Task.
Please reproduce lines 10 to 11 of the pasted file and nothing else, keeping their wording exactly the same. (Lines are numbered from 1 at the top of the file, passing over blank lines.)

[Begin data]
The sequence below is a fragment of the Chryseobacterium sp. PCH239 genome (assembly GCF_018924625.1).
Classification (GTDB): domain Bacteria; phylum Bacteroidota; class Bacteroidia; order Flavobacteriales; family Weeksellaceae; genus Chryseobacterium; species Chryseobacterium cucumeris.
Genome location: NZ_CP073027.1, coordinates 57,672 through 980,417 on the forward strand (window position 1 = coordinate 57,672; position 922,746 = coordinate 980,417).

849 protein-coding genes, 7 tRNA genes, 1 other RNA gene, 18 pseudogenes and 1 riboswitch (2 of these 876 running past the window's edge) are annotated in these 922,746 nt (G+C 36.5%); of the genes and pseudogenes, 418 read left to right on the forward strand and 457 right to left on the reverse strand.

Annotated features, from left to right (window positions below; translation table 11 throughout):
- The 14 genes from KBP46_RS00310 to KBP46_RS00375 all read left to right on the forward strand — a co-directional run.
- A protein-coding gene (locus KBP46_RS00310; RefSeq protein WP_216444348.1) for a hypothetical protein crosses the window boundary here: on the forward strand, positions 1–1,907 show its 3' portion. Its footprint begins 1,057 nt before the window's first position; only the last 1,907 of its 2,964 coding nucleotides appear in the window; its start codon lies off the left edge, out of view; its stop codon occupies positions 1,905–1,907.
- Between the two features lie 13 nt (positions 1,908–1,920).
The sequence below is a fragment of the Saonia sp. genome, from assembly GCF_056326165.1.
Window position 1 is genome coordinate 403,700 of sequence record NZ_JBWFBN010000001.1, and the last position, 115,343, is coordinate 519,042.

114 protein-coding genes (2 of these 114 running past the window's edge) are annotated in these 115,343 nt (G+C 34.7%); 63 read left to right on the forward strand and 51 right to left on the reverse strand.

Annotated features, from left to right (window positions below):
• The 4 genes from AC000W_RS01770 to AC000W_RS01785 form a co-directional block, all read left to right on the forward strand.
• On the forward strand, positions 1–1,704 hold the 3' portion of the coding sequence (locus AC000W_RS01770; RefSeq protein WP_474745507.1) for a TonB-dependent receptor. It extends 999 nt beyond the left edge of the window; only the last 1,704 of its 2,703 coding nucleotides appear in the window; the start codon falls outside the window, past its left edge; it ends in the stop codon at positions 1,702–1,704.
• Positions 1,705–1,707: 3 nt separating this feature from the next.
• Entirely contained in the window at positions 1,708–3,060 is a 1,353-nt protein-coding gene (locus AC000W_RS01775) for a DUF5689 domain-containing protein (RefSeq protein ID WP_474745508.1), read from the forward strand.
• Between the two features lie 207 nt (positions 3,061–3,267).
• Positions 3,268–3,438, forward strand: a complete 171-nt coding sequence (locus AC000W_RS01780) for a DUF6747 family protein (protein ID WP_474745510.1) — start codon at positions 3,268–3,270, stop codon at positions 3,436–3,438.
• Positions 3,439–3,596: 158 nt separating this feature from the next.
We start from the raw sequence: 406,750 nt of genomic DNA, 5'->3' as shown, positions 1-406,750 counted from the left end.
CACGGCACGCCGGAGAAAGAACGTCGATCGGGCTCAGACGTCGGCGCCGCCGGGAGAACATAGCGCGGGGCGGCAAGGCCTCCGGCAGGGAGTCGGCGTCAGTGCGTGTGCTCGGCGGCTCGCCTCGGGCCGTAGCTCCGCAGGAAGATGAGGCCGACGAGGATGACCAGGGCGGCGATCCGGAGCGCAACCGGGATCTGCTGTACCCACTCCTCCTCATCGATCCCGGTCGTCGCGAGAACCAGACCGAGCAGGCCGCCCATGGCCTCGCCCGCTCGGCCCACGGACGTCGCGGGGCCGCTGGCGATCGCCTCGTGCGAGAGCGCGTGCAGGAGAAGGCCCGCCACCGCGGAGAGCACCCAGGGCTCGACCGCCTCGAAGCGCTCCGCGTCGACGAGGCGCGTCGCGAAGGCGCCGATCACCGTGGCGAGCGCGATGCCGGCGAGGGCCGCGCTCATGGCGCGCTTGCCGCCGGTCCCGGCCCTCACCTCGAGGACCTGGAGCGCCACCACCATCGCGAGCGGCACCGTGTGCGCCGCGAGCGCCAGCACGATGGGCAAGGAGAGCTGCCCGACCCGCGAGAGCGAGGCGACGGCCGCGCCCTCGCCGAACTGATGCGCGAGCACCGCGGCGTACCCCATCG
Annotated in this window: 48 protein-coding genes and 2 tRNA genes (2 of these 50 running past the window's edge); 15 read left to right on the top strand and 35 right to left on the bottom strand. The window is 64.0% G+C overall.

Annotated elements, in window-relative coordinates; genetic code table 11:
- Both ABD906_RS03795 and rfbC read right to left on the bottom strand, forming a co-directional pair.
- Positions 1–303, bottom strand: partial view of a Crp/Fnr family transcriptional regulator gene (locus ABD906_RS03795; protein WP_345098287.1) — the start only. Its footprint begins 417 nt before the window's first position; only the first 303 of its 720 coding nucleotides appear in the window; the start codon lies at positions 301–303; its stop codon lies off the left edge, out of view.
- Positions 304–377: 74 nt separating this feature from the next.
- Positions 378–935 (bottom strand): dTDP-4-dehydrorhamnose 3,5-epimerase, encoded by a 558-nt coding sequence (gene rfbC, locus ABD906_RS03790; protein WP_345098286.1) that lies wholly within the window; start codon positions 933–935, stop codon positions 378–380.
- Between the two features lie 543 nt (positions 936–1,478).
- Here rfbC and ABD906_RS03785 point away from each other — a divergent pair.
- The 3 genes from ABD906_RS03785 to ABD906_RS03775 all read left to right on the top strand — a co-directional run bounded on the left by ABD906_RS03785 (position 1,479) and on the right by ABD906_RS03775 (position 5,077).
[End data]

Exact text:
Window position 1 is genome coordinate 403,700 of sequence record NZ_JBWFBN010000001.1, and the last position, 115,343, is coordinate 519,042.

114 protein-coding genes (2 of these 114 running past the window's edge) are annotated in these 115,343 nt (G+C 34.7%); 63 read left to right on the forward strand and 51 right to left on the reverse strand.